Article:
Printable Version
Pronunciation: gêt-bêk-it Hear it!

Part of Speech: Noun

Meaning: gutbucket1. Washtub bass in a shaggy jazz band made up of a pole attached to a washtub with a string stretched from the top of the pole to the tub (see illustration). 2. (US slang) A free-spirited, low-down, unsophisticated jazz style typical of barrelhouses. 3. (colloquial) A fat or greedy person, someone who eats or drinks too much.

Notes: Gutbucket was popularized by Louis Armstrong with his 1925 song and album "Gut Bucket Blues. The spelling with a hyphen, gut-bucket, is a bit old-fashioned.

In Play: Gutbucket bands often have odd instruments like a whiskey jug, a washboard, a gutbucket, and, perhaps, a few other odd gadgets. The word usually has some connection with simple, rather old jazz: "Rusty Horn plays anything from gutbucket jazz to avant-garde weirdness."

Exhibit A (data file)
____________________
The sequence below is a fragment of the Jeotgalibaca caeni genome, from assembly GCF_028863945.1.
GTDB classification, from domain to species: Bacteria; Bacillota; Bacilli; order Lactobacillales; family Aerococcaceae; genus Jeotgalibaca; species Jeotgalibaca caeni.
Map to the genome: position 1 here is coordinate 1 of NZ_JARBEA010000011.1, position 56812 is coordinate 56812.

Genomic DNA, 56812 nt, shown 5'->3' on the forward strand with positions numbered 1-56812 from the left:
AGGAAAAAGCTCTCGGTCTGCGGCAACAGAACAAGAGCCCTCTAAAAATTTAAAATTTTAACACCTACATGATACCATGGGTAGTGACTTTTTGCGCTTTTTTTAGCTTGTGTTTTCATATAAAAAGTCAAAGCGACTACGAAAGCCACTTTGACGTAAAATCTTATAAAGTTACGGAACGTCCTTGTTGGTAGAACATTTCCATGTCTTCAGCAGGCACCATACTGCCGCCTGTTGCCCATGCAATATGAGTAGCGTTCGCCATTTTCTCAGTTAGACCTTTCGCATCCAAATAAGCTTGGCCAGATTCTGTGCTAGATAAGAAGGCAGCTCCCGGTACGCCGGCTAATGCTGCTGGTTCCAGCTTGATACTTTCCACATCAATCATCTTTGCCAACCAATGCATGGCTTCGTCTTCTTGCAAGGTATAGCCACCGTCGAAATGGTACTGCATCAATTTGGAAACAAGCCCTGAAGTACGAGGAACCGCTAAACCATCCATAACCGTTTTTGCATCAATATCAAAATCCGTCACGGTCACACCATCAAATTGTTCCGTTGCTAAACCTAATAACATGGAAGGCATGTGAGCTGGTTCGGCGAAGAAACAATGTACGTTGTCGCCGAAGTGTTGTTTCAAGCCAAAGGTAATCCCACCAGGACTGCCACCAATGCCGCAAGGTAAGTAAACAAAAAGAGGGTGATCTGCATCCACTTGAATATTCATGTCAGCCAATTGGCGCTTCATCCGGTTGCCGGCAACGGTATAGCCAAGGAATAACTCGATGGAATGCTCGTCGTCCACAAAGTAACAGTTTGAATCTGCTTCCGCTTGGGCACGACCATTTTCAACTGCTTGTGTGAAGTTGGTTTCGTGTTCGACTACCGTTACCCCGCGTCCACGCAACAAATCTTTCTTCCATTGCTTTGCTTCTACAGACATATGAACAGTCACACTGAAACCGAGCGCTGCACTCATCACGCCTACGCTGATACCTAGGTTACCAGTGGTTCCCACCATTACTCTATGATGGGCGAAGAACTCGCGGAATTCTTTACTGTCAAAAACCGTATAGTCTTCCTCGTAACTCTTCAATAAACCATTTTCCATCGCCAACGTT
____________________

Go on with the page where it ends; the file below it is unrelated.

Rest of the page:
Word History: The third sense of today's Good Word apparently had nothing to do with its current meanings. Why a washtub was called a bucket is anyone's guess. Someone suggested that the first such bass consisted of a bucket used to carry the entrails of slaughtered animals. Gut originates in PIE gheu- "to pour, channel", source also of Dutch goot "gutter, drain", German Gosse "gutter, drain", English gush, and Icelandic geysir "geyser". Little is known about bucket. It seems to be a diminutive of Old English buc "pitcher; belly", which would make it a kinword of German Bauch "stomach, belly", both from PIE bhew-/bhow- "to swell, puff up", source also of English bubble, Swedish bobba "bug, pimple", Russian buynyi "lush, exuberant", and Albanian bujë "fuss".

Dr. Goodword,

P.S. - Register for the Daily Good Word E-Mail! - You can get our daily Good Word sent directly to you via e-mail in either HTML or Text format. Go to our Registration Page to sign up today!